7. Approachable Parents

As a parent, I want Karma to come to me with her problems, ambitions, interests, views on life or just general everyday stuff. If she feels I am going to be closed to her opinions just because they differ from mine, it will cause a gap in our relationship. I want to be an approachable parent that my daughter can come to for advice or just spill her heart out. Trust, love and understanding between parent-child relationship will also set the foundation for all other relationships in her life. It will decide what she looks for in friends or a partner tomorrow.

8. Know Yourself

Giving your kids some freedom and leeway gives them a chance to discover themselves and their tastes. Karma started becoming choosy about her clothes at around 18 months old. By the time she was two, she was selecting her outfit everyday including shoes. This was something we let her do and now it’s great to see how she reflects her mood in the clothes she wears. Some days, she prefers dinosaur and shark print tees with her shorts and on other days, it’s a pink overload. This is, at a very nascent level, a way of forming your own identity. I want her to be comfortable and confident with who she is as a person. This is extremely important specially when she’s in her teens and formative years. Being yourself is a big step towards living a happy successful life.

9. Right Time to say No

Being a #YesMom doesn’t mean you have to say yes for everything. There are definitely some things that need a definite no and as parents, we need to set those boundaries. For example, we do say no to unnecessary screen or phone time even if it leads to a tantrum. On weekends, some screen time is allowed. It was difficult to break Karma’s phone habit and we would like it to stay that way for as long as possible. Same way, anything unhealthy, dangerous or downright bad is something you should say no to.

10. Be a Life Coach

As parents, our job is to raise them to be the best version of themselves. Think of yourself as a life coach for your kids. In order to make them succeed, we need to let them fail and learn. In order to know them better, we need to observe and understand them. We should not underestimate their abilities but always be on hand with help and advice when they need it. And yes, we need to keep them safe. So we need to supervise, explain and when needed, lay down the law.

There is no perfect way to do it. But let’s start… Start small… Start easy… Start today! Join the #YesMom movement with me by clicking on this link. It can make a huge difference in yours and your children’s lives. And hopefully, together we will raise a happy, active and independent future generation that is FREE TO BE!

Would love to know if you took up the challenge, do share your experience in the comments below!

This is a sponsored post for Cipla ActivKids Immuno Boosters but the views and opinions shared are our own.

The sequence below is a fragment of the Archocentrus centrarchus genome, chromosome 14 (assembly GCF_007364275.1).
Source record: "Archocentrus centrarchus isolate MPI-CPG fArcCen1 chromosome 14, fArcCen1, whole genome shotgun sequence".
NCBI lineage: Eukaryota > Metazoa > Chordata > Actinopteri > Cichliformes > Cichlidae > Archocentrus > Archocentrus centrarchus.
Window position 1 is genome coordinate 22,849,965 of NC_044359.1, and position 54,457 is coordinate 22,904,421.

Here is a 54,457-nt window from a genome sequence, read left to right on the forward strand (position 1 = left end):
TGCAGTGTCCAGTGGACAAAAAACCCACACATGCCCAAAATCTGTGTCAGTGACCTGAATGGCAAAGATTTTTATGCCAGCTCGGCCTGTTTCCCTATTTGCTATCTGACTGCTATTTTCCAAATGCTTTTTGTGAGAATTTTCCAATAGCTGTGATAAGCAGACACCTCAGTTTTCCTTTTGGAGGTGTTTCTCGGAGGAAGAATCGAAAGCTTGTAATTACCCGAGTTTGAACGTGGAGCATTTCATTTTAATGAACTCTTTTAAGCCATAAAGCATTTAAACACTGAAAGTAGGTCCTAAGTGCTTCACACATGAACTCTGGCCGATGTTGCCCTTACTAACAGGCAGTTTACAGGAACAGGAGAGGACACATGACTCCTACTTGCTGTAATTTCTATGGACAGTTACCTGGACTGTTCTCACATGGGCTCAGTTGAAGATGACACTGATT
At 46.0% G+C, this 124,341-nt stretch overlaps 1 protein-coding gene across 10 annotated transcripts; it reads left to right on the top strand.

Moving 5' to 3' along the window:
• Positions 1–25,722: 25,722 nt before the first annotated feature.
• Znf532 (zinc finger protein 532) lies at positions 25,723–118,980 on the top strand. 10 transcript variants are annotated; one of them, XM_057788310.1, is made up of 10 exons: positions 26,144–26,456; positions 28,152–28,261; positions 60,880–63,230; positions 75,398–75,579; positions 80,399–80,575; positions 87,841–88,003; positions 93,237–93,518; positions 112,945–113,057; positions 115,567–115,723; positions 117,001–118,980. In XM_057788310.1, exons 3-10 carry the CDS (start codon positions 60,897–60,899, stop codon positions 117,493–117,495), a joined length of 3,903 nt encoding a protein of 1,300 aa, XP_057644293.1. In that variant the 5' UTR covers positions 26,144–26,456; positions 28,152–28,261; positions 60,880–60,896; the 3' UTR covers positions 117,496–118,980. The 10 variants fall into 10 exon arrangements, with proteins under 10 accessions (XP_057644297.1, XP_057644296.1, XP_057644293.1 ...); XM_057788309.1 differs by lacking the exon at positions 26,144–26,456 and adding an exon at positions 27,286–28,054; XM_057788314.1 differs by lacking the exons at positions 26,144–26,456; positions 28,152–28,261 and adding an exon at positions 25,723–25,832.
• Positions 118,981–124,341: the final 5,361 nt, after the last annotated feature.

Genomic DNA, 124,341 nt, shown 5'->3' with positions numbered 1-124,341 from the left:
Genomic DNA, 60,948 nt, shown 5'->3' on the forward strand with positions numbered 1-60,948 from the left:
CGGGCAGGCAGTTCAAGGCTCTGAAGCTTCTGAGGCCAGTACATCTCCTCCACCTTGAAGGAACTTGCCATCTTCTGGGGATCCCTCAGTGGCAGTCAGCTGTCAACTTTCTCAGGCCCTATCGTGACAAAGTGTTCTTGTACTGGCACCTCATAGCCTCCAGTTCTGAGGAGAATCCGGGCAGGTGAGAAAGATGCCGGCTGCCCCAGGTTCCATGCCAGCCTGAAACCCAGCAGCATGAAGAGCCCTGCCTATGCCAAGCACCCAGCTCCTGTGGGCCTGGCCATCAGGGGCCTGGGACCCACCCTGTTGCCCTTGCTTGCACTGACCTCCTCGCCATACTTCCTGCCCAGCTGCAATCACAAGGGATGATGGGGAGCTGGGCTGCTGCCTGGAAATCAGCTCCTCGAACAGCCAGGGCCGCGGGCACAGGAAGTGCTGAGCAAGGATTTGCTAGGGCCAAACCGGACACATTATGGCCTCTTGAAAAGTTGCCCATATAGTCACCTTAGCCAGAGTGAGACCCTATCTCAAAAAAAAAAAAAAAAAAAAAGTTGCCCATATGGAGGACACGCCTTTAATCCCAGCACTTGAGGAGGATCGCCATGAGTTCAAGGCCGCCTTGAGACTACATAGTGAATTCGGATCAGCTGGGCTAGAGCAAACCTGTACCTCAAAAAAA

• I try to maintain a balance. When A&A were young they wouldn’t understand No at all. They would still do what they want to do. Now that they are growing up its easier to sit with them, talk and explain. Things which we don’t want them to do, we try to explain and reason it out and it helps. Yes Parenting is now becoming easy to follow.

  • Ever since I read your first Instagram post about being a Yes Mommy long back, I had decided to adopt the approach with Milie & Buddy too! And believe me, I have seen the difference in myself and them in long-term. Thanks for the lovely article & introducing me to the approach!

  • I am usually most stressed out during school holidays and when I know babyT will be around home all day. So this Diwali vacation I have decided I will say yes to most of the things he asks for or wants. It is his vacation after all and I dont want to police him during this. I want him to eat junk, play whatever he wants, get messy and mostly BE HAPPY. I am so ready to be a Yes Mom.

  • I agree, Shubhreet. Saying NO to children consistently inhibits their independence, creativity & confidence.

    I also realised that after quite some time. So I let my daughter create a mess when she wants to & help me in any errand even if that means double the correction efforts for me! 🙂

  • This is such a nice and helpful post for all new moms as I have been through the no mom phase, and slowly I started correcting me and trying to be yes mum for my girl I know it’s little hard but I can see a lot difference in her behaviour. The most important part is now she don’t say no on every word.

  • Vital recommendation buddy, I remember recommendation the yes mom approach to the moms of the kids in my academy and even doing a blog post on it, glad we moms keep bringing up the right things over and over again dear ❤️❤️

  • Our kids are following us only, what we are saying, we are doing, our behavior with others, all they notice and I have observed that my son behaves exactly what I behave with him. So yes, its better not to use the word ‘NO’. This word is itself a negative word and honestly, I hate this word NO. If things are really unsafe or bad for them then we could explain it to them.Very well said.Agreed with you.

  • True as parents concious efforts need to be made to avoid incorrectly influencing kids so more creative ways of discipline is needed. Saying a yes is an easier way out but definitely needs to be restricted to avoid the spoilt brat.

  • I really like this and I found somewhat going in right direction when it comes to bringing up my kids ..I’m no mom if I feel something really need not to be done and Happy that kids are understanding that

  • I have always tried to follow this approach. Unfortunately being a “yes-mom” is considered negative and I am often told that I ‘give in’ too easily to my toddler’s demands. But as you’ve said, it is about finding a balance, letting go of the things that really won’t be harmful and saying “No” at the right time.